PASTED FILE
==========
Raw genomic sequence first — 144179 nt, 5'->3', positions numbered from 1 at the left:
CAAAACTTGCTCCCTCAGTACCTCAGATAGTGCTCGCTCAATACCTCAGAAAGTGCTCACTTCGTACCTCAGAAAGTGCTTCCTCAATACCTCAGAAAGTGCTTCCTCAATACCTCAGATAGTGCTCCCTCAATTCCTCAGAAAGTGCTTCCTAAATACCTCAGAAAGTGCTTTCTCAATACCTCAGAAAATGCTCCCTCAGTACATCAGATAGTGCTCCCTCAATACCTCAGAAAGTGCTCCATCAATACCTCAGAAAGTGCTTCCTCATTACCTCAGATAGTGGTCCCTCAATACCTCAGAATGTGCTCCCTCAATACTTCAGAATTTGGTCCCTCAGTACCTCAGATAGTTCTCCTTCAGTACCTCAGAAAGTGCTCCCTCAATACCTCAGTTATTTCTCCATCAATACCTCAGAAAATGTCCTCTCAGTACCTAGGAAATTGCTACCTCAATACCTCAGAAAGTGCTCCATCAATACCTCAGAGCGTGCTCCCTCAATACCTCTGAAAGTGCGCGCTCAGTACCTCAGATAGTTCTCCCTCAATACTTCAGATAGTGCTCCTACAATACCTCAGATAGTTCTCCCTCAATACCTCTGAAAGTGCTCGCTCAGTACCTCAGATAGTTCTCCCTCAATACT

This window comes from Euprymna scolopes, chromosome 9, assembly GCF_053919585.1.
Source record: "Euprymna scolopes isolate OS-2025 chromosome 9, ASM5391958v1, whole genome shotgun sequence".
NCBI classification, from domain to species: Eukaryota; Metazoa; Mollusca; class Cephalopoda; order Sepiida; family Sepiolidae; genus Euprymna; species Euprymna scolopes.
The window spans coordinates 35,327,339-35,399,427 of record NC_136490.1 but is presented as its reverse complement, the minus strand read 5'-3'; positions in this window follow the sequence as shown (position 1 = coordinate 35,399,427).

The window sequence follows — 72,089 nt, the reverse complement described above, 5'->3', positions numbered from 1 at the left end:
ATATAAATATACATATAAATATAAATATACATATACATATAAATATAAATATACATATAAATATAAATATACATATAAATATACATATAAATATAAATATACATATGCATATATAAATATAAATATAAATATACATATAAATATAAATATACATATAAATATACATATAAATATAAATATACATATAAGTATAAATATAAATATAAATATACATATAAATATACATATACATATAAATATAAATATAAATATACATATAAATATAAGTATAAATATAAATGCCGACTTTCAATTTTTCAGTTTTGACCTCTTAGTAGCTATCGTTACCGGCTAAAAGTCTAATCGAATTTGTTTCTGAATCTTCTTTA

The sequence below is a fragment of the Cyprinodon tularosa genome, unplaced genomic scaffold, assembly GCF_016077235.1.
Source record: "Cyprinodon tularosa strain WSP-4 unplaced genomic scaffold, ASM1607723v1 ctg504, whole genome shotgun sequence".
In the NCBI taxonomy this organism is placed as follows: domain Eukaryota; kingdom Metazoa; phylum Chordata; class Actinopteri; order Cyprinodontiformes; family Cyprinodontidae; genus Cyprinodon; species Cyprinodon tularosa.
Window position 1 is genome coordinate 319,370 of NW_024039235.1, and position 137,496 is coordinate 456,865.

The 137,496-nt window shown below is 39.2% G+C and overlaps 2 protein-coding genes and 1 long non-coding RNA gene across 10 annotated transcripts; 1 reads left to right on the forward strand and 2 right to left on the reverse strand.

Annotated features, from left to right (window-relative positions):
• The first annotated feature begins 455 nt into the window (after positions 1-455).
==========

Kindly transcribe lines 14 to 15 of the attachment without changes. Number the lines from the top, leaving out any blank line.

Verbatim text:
Annotated features, from left to right (window-relative positions):
• The first annotated feature begins 455 nt into the window (after positions 1-455).